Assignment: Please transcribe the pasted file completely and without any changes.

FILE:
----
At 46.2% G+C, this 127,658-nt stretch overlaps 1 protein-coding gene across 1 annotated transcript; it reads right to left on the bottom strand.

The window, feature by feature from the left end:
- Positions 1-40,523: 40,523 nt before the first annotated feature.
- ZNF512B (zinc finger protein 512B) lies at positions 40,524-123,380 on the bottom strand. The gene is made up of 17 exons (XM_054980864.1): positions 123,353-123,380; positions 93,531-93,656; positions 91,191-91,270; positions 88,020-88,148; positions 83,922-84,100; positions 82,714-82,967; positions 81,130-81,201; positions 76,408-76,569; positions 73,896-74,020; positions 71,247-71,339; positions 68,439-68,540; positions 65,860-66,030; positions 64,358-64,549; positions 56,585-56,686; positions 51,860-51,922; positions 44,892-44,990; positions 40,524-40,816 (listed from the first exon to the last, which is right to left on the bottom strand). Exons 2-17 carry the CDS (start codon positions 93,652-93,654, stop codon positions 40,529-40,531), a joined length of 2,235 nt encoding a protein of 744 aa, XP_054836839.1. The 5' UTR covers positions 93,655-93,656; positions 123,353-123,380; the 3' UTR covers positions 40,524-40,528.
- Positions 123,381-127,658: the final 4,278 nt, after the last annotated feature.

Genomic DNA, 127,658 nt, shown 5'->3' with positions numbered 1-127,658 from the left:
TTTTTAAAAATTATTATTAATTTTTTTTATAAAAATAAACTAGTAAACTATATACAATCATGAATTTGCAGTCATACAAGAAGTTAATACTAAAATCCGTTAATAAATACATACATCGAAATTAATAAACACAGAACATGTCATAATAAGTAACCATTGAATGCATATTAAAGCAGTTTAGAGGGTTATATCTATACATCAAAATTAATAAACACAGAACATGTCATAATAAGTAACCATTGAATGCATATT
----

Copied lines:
At 46.2% G+C, this 127,658-nt stretch overlaps 1 protein-coding gene across 1 annotated transcript; it reads right to left on the bottom strand.

The window, feature by feature from the left end:
- Positions 1-40,523: 40,523 nt before the first annotated feature.
- ZNF512B (zinc finger protein 512B) lies at positions 40,524-123,380 on the bottom strand. The gene is made up of 17 exons (XM_054980864.1): positions 123,353-123,380; positions 93,531-93,656; positions 91,191-91,270; positions 88,020-88,148; positions 83,922-84,100; positions 82,714-82,967; positions 81,130-81,201; positions 76,408-76,569; positions 73,896-74,020; positions 71,247-71,339; positions 68,439-68,540; positions 65,860-66,030; positions 64,358-64,549; positions 56,585-56,686; positions 51,860-51,922; positions 44,892-44,990; positions 40,524-40,816 (listed from the first exon to the last, which is right to left on the bottom strand). Exons 2-17 carry the CDS (start codon positions 93,652-93,654, stop codon positions 40,529-40,531), a joined length of 2,235 nt encoding a protein of 744 aa, XP_054836839.1. The 5' UTR covers positions 93,655-93,656; positions 123,353-123,380; the 3' UTR covers positions 40,524-40,528.
- Positions 123,381-127,658: the final 4,278 nt, after the last annotated feature.

Genomic DNA, 127,658 nt, shown 5'->3' with positions numbered 1-127,658 from the left:
TTTTTAAAAATTATTATTAATTTTTTTTATAAAAATAAACTAGTAAACTATATACAATCATGAATTTGCAGTCATACAAGAAGTTAATACTAAAATCCGTTAATAAATACATACATCGAAATTAATAAACACAGAACATGTCATAATAAGTAACCATTGAATGCATATTAAAGCAGTTTAGAGGGTTATATCTATACATCAAAATTAATAAACACAGAACATGTCATAATAAGTAACCATTGAATGCATATT